Rather than copying files directly to the ramdisk, we can make things easier by setting up a staging area. The staging area will give us room to work without worrying about the space constraints of the ramdisk. It will also provide a way to save our work and make it easier to enhance the rootdisk in later phases of the project.
The staging procedure will work like this:
Create a directory structure as defined in the FHS.
Copy in the files from phase 2's root disk.
Build the new package from source code.
Install files into the correct FHS directories.
Strip the binaries to save space.
Check library dependencies.
Copy to the whole directory structure to the ramdisk.
Compress the ramdisk and write it out to floppy.
bash# mkdir ~/staging bash# cd ~/staging bash# mkdir bin boot dev etc home lib mnt opt proc root sbin tmp usr var bash# mkdir var/log var/run
bash# dd if=~/phase2-image.gz | gunzip -c > /dev/ram7 bash# mount /dev/ram7 /mnt bash# cp -dpR /mnt/* ~/staging bash# umount /dev/ram7 bash# rmdir ~/staging/lost+found
Download coreutils from ftp://ftp.gnu.org/gnu/coreutils
bash# cd /usr/src/coreutils-5.0 bash# export CC="gcc -mcpu=i386" bash# ./configure --host=i386-pc-linux-gnu bash# make bash# cd src bash# cp cat chgrp chmod chown cp date dd df ~/staging/bin bash# cp hostname ln ls mkdir mkfifo mknod ~/staging/bin bash# cp mv rm rmdir stty su sync uname ~/staging/bin
Check library requirements by using ldd on some of the new binaries.
bash# ldd ~/staging/bin/cat bash# ldd ~/staging/bin/ls bash# ldd ~/staging/bin/su bash# ls ~/staging/lib
Note the differences in the required libraries, as shown by the ldd command, and the libraries present in the staging area, as shown by the ls command, then copy any missing libraries to the staging area.
bash# cp /lib/librt.so.1 ~/staging/lib bash# cp /lib/libpthread.so.0 ~/staging/lib bash# cp /lib/libcrypt.so.1 ~/staging/lib
bash# strip ~/staging/bin/* bash# strip --strip-unneeded ~/staging/lib/*
bash# cd / bash# dd if=/dev/zero of=/dev/ram7 bs=1k count=4096 bash# mke2fs -m0 /dev/ram7 bash# mount /dev/ram7 /mnt bash# cp -dpR ~/staging/* /mnt bash# umount /dev/ram7 bash# dd if=/dev/ram7 of=~/phase3-image bs=1k bash# gzip -9 ~/phase3-image
The process for creating the compressed root disk image will change very little throughout the remaining chapters. Writing a small script to handle this function can be a great time saver.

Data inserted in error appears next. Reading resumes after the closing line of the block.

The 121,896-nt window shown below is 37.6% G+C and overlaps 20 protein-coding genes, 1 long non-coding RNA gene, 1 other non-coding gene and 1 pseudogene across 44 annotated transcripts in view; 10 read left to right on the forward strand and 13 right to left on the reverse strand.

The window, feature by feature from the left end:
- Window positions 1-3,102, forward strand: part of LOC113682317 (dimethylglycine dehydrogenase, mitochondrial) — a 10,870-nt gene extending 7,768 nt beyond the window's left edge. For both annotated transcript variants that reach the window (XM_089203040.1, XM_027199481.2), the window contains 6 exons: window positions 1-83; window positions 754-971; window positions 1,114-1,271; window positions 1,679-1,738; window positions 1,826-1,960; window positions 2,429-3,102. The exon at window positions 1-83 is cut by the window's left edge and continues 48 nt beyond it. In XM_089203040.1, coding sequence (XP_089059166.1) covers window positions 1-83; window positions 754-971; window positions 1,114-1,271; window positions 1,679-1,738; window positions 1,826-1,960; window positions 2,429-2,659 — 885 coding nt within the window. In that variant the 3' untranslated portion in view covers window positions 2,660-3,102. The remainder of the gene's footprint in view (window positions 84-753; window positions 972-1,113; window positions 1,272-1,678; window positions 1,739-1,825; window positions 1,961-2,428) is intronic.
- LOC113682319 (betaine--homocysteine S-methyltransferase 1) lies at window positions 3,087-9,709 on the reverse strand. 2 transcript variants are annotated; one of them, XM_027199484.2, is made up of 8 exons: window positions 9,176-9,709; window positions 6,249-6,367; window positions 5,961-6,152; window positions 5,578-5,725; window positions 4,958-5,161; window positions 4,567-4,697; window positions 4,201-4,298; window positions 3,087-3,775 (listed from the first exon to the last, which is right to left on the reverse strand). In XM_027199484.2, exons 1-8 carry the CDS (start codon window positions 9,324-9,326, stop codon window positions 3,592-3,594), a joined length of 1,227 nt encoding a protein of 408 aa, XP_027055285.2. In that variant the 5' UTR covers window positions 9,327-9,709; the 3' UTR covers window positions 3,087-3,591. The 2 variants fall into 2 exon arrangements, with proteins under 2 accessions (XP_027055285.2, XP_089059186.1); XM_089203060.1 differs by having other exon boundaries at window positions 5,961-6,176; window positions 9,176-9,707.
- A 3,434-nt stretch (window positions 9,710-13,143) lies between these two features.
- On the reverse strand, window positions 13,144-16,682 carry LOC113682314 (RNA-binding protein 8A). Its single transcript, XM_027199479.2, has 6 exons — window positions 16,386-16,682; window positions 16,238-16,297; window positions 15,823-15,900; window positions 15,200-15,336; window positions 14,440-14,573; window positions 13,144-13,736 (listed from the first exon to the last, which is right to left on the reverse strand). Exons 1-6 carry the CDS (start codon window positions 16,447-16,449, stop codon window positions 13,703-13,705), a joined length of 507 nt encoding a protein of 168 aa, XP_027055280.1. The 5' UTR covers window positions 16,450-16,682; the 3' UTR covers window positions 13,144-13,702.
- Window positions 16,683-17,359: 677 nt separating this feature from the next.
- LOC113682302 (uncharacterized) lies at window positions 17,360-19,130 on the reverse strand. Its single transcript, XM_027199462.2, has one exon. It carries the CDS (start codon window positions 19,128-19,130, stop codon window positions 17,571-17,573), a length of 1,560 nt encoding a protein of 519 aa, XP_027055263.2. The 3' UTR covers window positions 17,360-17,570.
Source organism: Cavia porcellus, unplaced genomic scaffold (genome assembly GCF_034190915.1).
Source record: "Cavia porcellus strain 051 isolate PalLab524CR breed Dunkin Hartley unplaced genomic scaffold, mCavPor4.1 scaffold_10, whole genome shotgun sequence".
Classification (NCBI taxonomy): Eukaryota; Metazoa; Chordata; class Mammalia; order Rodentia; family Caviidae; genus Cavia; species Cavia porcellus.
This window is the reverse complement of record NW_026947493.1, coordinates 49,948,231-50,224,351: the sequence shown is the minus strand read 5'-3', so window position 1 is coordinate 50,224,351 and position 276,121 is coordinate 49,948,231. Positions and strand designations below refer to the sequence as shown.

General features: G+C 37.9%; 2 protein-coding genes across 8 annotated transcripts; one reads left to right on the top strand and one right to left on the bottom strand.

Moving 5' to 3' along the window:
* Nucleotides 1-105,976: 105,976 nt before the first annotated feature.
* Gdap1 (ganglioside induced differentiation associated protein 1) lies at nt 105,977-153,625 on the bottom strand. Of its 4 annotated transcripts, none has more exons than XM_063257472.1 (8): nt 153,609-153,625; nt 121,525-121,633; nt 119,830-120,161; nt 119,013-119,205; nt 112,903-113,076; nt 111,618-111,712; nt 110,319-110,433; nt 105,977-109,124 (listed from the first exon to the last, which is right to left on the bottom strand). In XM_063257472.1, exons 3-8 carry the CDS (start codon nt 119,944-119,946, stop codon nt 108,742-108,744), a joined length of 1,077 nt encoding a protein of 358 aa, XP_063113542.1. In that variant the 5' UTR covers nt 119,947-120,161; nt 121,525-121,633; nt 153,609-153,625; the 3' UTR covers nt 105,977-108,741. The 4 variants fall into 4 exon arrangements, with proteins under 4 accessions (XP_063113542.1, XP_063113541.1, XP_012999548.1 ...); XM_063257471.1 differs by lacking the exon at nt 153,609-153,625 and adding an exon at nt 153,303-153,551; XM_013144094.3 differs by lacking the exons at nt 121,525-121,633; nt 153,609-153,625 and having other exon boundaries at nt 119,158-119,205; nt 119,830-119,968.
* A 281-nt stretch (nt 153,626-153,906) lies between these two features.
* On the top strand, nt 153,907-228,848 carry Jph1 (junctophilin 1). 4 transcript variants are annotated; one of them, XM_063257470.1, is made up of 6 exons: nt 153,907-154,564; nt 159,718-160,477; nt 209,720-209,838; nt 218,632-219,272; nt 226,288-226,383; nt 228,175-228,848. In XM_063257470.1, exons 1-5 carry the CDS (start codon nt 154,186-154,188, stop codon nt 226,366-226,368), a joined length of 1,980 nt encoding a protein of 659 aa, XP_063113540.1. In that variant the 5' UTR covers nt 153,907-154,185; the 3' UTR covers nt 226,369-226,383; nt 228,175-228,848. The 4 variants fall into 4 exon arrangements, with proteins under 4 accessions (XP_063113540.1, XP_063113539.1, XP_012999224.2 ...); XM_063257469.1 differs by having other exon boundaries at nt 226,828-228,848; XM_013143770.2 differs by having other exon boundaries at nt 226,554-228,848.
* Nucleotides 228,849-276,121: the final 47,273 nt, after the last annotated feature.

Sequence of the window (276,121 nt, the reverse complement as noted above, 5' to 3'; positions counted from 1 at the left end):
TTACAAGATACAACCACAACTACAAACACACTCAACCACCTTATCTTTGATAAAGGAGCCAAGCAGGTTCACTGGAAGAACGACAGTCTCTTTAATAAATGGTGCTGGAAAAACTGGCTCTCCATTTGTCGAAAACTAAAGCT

We will need to have a read-write filesystem in order for some of the commands to work. The kernel's normal behavior is to mount root as read-only, but we can change this using a kernel option. By passing LILO the rw option before init=/bin/sh we will get a read-write root filesystem.
Follow these steps to get the system running.
Boot the PC from using the LILO boot disk.
At the LILO prompt, type bootdisk rw init=/bin/sh and press Enter.
Insert the recently created root disk when prompted.
The terminal display should look similar to the example below.
boot: bootdisk rw init=/bin/sh Loading bootdisk Uncompressing Linux... Ok, booting kernel. .. .. [various kernel messages] .. VFS: Insert root floppy to be loaded into RAM disk and press ENTER RAMDISK: Compressed image found at block 0 VFS: Mounted root (ext2 filesystem). Freeing unused kernel memory: 178k freed # _
Now that the system is up and running, try using some of the new commands.
bash# uname -a bash# ls /etc bash# echo "PocketLinux" > /etc/hostname bash# hostname $(cat /etc/hostname) bash# uname -n bash# mkdir /home/stuff bash# cd /home/stuff
If everything goes well the commands like cat, ls and hostname should work now. Even mkdir should work since the root filesystem is mounted read-write. Of course since we are using a ramdisk, any changes will be lost once the PC is reset.
In the previous chapter we added many new commands by installing coreutils and as a result the root disk has a lot more functionality. But there are still a few things lacking. One thing that really stands out is that there was no way to mount disks. In order to get a read-write root filesystem we had to resort to passing the rw kernel parameter through LILO. This is fine for an emergency situation, but a normal system boot process should do things differently.
Most GNU/Linux distributions take several steps to mount filesystems. Watching the boot process or digging into the startup scripts on one of the popular Linux distributions reveals the following sequence of events:
The kernel automatically mounts the root filesystem as read-only.
All local filesystems are checked for errors.
If filesystems are clean, root is remounted as read-write.
The rest of the local filesystems are mounted.
Network filesystems are mounted.
So far our Pocket Linux system can do step one and that is it. If we want to have a professional looking boot / root diskset we will have to do better than one out of five. In this phase of the project we will work on steps two and three. Steps four and five can wait. Since this is a diskette-based system, there really are no other filesystems to mount besides root.
Taking into account all of the above information, the goals for this phase are defined as follows:
A way to check filesystem integrity.
The ability to mount filesystems.